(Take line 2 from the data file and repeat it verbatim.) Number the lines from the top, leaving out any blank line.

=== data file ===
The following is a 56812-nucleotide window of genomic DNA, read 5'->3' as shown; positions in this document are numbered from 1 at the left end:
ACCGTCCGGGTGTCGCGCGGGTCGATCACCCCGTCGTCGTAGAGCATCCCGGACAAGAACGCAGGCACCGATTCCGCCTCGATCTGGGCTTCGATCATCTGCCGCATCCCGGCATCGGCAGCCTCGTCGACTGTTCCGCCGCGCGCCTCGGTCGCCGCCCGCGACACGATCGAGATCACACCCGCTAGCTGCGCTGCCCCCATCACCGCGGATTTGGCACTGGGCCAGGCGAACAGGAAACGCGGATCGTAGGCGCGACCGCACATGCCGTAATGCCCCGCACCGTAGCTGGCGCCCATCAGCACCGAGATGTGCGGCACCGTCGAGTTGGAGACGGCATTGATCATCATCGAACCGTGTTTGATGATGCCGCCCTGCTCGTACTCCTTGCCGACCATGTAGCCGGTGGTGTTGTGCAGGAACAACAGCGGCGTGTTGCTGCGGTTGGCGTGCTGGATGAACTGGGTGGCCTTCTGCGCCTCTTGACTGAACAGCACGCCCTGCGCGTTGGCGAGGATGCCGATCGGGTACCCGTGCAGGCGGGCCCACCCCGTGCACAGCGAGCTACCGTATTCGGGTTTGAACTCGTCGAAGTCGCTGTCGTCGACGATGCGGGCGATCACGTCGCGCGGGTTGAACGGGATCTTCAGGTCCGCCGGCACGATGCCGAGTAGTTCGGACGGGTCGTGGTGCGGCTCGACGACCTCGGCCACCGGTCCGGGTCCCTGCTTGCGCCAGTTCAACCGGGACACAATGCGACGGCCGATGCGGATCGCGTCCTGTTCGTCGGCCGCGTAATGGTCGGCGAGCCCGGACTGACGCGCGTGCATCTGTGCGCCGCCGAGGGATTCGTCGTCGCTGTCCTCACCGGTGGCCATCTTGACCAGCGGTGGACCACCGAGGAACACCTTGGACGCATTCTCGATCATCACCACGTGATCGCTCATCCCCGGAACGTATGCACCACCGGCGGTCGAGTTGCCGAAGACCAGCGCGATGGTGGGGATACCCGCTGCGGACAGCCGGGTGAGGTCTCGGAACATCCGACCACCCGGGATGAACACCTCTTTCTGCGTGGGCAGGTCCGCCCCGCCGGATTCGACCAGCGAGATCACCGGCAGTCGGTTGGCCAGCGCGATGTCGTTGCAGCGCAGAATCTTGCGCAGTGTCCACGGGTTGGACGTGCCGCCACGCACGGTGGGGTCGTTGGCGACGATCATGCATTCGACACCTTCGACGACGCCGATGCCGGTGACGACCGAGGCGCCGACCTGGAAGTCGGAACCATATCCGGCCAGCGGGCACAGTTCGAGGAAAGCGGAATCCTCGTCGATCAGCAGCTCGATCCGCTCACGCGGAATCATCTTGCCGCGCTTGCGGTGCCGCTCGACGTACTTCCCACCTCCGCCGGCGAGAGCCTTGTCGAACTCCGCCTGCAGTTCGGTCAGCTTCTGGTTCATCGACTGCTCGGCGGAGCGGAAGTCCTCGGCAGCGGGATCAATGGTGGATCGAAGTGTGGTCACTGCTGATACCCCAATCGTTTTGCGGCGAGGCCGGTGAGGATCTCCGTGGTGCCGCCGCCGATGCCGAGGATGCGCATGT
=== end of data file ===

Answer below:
ACCGTCCGGGTGTCGCGCGGGTCGATCACCCCGTCGTCGTAGAGCATCCCGGACAAGAACGCAGGCACCGATTCCGCCTCGATCTGGGCTTCGATCATCTGCCGCATCCCGGCATCGGCAGCCTCGTCGACTGTTCCGCCGCGCGCCTCGGTCGCCGCCCGCGACACGATCGAGATCACACCCGCTAGCTGCGCTGCCCCCATCACCGCGGATTTGGCACTGGGCCAGGCGAACAGGAAACGCGGATCGTAGGCGCGACCGCACATGCCGTAATGCCCCGCACCGTAGCTGGCGCCCATCAGCACCGAGATGTGCGGCACCGTCGAGTTGGAGACGGCATTGATCATCATCGAACCGTGTTTGATGATGCCGCCCTGCTCGTACTCCTTGCCGACCATGTAGCCGGTGGTGTTGTGCAGGAACAACAGCGGCGTGTTGCTGCGGTTGGCGTGCTGGATGAACTGGGTGGCCTTCTGCGCCTCTTGACTGAACAGCACGCCCTGCGCGTTGGCGAGGATGCCGATCGGGTACCCGTGCAGGCGGGCCCACCCCGTGCACAGCGAGCTACCGTATTCGGGTTTGAACTCGTCGAAGTCGCTGTCGTCGACGATGCGGGCGATCACGTCGCGCGGGTTGAACGGGATCTTCAGGTCCGCCGGCACGATGCCGAGTAGTTCGGACGGGTCGTGGTGCGGCTCGACGACCTCGGCCACCGGTCCGGGTCCCTGCTTGCGCCAGTTCAACCGGGACACAATGCGACGGCCGATGCGGATCGCGTCCTGTTCGTCGGCCGCGTAATGGTCGGCGAGCCCGGACTGACGCGCGTGCATCTGTGCGCCGCCGAGGGATTCGTCGTCGCTGTCCTCACCGGTGGCCATCTTGACCAGCGGTGGACCACCGAGGAACACCTTGGACGCATTCTCGATCATCACCACGTGATCGCTCATCCCCGGAACGTATGCACCACCGGCGGTCGAGTTGCCGAAGACCAGCGCGATGGTGGGGATACCCGCTGCGGACAGCCGGGTGAGGTCTCGGAACATCCGACCACCCGGGATGAACACCTCTTTCTGCGTGGGCAGGTCCGCCCCGCCGGATTCGACCAGCGAGATCACCGGCAGTCGGTTGGCCAGCGCGATGTCGTTGCAGCGCAGAATCTTGCGCAGTGTCCACGGGTTGGACGTGCCGCCACGCACGGTGGGGTCGTTGGCGACGATCATGCATTCGACACCTTCGACGACGCCGATGCCGGTGACGACCGAGGCGCCGACCTGGAAGTCGGAACCATATCCGGCCAGCGGGCACAGTTCGAGGAAAGCGGAATCCTCGTCGATCAGCAGCTCGATCCGCTCACGCGGAATCATCTTGCCGCGCTTGCGGTGCCGCTCGACGTACTTCCCACCTCCGCCGGCGAGAGCCTTGTCGAACTCCGCCTGCAGTTCGGTCAGCTTCTGGTTCATCGACTGCTCGGCGGAGCGGAAGTCCTCGGCAGCGGGATCAATGGTGGATCGAAGTGTGGTCACTGCTGATACCCCAATCGTTTTGCGGCGAGGCCGGTGAGGATCTCCGTGGTGCCGCCGCCGATGCCGAGGATGCGCATGT